Another Naruse melodrama about a single woman living her life and finding others — perhaps society itself — can’t quite live up to her standards. Exquisite as ever, and available on DVD.
Mikio Naruse often makes melodramas, and when he does them they’re as big and bold in many ways as contemporary Hollywood ones — with almost as much exploitation (if that’s the right word, perhaps not) of the suffering of women — but yet there’s so much elegance and subtlety as it unfolds. In a way the central character here, Yukiko (played by the wonderful Hideko Takamine), is a metaphor for post-war Japan, but her travails in love — finding a man while working in Indochina, then discovering he’s married when they return to Japan after the war, and proceeding to doubt his motives throughout, as he courts other women — also pretty starkly illustrate her place as a woman in this society. I find it really difficult to write about what’s good in the film, as I lack a lot of context for writing about 1950s melodrama, a rich and complex topic, except that Naruse’s film is compelling and beautiful.
Director Mikio Naruse 成瀬巳喜男; Writer Yoko Mizuki 水木洋子 (based on the novel by Fumiko Hayashi 林芙美子); Cinematographer Masao Tamai 玉井正夫; Starring Hideko Takamine 高峰秀子, Masayuki Mori 森雅之, Mariko Okada 岡田茉莉子; Length 123 minutes.
Seen at home (DVD), London, Sunday 3 February 2019.
Mikio Naruse made three films in the year before this one, and I’m willing to bet at least one of those is equally brilliant, because he was very much on form this decade. A lot of his work was adapted from the writing of Fumiko Hayashi, but she is not the source for this one but rather the Nobel Prize-winning novelist Yasunari Kawabata, though it uses a lot of the same key cast as Naruse’s earlier film.
This is some film, one of Mikio Naruse’s finest, and I don’t want to attribute all of its success to one person, because it’s made with such sensitivity by everyone involved, but Setsuko Hara must be considered pretty central to that. Partly it’s the role she’s playing, a wife shunned by her husband (who is having an affair with a younger woman), but Hara is expert at making it not just a tragic account of this woman, but a far more rounded and nuanced portrait of familial relationships, in which Hara’s character is not to be pitied, but instead a really developed character whose motivations and actions cut against the expectations of her society and her family. I just find her every expression to be that little bit heartbreaking (not unlike in Tokyo Story, where she proved that sometimes smiling cheerfully is the saddest emotion of all). The film itself is framed by her father-in-law (So Yamamura), who is disappointed in his son (Ken Uehara) and just trying to understand Hara’s situation and consider what is best for her, which is why his reaction to news of her abortion is both so deeply felt and also so unusual in a film of this era. Surely a masterpiece of Japanese cinema, and I still have so many Naruse films yet to watch.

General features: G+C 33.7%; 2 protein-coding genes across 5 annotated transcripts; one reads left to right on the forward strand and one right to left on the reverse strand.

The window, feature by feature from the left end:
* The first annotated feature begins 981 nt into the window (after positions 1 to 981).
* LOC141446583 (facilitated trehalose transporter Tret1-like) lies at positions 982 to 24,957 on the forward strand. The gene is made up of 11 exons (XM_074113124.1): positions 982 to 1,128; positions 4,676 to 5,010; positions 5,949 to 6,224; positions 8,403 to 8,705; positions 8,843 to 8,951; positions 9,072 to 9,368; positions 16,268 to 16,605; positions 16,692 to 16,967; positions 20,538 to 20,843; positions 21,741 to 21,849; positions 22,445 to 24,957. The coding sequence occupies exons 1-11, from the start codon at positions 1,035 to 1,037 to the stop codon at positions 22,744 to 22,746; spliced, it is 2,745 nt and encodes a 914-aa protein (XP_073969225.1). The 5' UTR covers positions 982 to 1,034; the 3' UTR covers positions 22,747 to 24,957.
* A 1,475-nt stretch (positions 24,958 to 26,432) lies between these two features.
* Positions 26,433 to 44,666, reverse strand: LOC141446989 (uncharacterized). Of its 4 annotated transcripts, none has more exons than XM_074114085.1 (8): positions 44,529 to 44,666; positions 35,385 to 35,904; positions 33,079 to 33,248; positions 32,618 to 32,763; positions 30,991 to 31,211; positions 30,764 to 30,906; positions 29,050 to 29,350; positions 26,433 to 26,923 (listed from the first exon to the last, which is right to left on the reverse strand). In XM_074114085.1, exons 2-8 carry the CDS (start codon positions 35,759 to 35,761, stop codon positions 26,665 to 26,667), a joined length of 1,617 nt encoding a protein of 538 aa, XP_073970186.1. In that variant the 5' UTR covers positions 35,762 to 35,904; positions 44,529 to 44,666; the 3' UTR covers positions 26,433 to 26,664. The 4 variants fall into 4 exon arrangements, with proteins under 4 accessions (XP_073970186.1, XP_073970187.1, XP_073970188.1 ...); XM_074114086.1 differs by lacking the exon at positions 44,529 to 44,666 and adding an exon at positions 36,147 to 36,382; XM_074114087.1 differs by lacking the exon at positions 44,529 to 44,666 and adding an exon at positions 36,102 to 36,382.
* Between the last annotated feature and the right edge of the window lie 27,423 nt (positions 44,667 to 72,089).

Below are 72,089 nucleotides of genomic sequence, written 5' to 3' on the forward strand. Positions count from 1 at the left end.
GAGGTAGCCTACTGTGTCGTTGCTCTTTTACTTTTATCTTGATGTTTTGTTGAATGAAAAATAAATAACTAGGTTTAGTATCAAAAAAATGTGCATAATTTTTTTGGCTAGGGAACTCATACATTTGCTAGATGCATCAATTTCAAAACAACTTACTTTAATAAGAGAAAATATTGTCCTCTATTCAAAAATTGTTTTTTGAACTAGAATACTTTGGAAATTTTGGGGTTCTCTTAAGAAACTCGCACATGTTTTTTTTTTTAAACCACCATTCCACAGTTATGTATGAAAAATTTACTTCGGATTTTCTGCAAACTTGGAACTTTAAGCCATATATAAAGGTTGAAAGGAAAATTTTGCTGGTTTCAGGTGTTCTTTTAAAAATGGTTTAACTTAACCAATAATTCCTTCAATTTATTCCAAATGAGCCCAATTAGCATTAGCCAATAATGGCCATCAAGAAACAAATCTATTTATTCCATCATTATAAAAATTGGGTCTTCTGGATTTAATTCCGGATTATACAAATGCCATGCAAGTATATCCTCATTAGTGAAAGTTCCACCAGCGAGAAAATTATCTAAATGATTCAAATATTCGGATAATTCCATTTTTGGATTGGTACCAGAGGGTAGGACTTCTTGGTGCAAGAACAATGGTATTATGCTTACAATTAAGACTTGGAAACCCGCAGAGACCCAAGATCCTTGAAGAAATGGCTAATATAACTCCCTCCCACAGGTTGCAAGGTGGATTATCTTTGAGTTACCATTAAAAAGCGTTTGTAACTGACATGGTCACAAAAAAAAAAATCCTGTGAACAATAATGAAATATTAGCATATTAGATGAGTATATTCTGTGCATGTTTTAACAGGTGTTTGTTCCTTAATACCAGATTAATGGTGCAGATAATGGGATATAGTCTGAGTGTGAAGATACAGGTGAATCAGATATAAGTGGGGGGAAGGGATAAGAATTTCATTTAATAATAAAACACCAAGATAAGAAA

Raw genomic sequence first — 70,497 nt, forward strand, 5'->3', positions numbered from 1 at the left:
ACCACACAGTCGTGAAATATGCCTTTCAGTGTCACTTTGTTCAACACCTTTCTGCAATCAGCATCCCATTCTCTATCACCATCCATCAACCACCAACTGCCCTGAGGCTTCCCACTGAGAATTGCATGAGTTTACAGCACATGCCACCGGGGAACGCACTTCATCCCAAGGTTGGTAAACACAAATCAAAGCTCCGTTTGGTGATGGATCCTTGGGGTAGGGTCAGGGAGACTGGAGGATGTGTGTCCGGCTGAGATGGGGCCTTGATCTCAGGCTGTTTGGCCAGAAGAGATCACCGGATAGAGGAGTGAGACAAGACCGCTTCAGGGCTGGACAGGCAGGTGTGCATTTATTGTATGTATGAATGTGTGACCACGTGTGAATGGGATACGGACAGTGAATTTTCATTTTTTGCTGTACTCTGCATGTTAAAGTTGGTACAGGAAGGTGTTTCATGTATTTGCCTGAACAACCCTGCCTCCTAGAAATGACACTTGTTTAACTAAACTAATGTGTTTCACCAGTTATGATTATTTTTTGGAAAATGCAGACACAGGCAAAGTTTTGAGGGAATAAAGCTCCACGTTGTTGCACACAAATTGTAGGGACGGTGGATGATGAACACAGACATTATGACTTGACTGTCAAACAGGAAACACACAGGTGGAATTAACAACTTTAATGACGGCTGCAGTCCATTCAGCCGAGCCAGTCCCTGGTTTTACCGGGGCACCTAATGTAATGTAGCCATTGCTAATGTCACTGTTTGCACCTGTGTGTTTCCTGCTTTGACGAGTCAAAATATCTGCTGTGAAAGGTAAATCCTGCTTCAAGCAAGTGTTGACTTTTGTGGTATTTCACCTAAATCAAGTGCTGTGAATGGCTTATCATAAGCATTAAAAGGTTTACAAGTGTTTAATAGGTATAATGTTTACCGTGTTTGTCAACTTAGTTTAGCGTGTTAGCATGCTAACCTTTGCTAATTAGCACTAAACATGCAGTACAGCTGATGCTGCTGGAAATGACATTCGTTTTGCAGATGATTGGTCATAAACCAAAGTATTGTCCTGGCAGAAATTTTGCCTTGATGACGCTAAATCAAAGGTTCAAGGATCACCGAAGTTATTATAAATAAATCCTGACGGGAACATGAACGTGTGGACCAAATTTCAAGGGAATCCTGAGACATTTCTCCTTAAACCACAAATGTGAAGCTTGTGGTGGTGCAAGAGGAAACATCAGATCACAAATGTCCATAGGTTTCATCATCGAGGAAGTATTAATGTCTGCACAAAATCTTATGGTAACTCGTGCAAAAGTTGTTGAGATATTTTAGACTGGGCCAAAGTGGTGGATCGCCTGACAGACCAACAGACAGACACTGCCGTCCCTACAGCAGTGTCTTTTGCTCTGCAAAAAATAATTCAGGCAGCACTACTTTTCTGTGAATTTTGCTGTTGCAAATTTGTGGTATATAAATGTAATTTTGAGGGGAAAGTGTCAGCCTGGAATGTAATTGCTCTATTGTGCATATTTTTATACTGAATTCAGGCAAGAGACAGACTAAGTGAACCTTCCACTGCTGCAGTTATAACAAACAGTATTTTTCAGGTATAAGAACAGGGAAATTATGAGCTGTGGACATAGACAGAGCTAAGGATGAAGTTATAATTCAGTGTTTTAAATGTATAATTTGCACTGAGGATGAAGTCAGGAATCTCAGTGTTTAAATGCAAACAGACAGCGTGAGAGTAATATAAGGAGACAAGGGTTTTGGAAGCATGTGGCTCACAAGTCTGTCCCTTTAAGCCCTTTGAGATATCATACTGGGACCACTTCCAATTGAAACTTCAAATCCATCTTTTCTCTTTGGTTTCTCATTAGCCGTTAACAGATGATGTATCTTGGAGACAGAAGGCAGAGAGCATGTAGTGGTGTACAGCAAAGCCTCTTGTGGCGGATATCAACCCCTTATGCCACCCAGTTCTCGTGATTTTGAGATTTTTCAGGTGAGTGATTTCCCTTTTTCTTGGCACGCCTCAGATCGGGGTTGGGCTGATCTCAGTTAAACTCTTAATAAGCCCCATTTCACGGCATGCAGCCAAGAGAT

Director Mikio Naruse 成瀬巳喜男; Writer Yoko Mizuki 水木洋子 (baed on the novel by Yasunari Kawabata 川端康成); Cinematographer Masao Tamai 玉井正夫; Starring Setsuko Hara 原節子, Ken Uehara 上原謙, So Yamamura 山村聰, Yoko Sugi 杉葉子; Length 96 minutes.
Seen at home (DVD), London, Sunday 13 January 2019.
Continuing the Naruse theme, I’m now starting in on his 1950s masterpieces. All of these major films from the 1950s are easily available on DVD through the Masters of Cinema label in the UK, while many of his minor works can be viewed on YouTube (many with English subtitles).
This is, as one might expect from Naruse, a beautifully modulated film about Michiyo, a woman unhappy in her marriage. Setsuko Hara (surely familiar to even the most idle viewers of Japanese cinema from Ozu films like Tokyo Story and Early Summer) plays Michiyo, and Hara remains so very brilliant at conveying her dissatisfaction even as she’s smiling and reassuring people. Such indeed is the weight of societal expectation that there’s no meaningful way for her to confront the misery of her household chores and the disinterest of her husband (Ken Uehara), who only becomes animated when his young female cousin comes to visit spontaneously. My favourite moment is when Michiyo is asked “so what do you talk about with her husband?”, and she pauses, looks away and replies “I have a cat.” (It’s a very cute cat.)
Japanese films confronting domestic politics aren’t a million miles away from those of other traditional cultures (old British films like Brief Encounter seem to operate on a similar subterranean level, as everyone observes the correct etiquette and minuscule breaches are punished), so here too elaborate codes of conduct loom just beneath the surface of everyone’s actions, and it’s a great testament to the filmmaking skill that it’s all so very evident without being showy and didactic. Within this context (and I am treading carefully in how I phrase this), I was initially disappointed with the ending, but in retrospect it feels like a bitterly sardonic riposte to everything that has gone before, like the way Hollywood tacked on demonstrably phony ‘happy endings’ to films that really weren’t heading that direction. This is a brilliant and watchable — and, at times, even light-hearted — film about profound unhappiness.
Director Mikio Naruse 成瀬巳喜男; Writers Yasunari Kawabata 川端康成, Toshiro Ide 井手俊郎 and Sumie Tanaka 田中澄江 (based on the novel by Fumiko Hayashi 林芙美子); Cinematographer Masao Tamai 玉井正夫; Starring Setsuko Hara 原節子, Ken Uehara 上原謙, Yukiko Shimazaki 島崎雪子; Length 97 minutes.
Seen at home (DVD), London, Thursday 26 April 2018.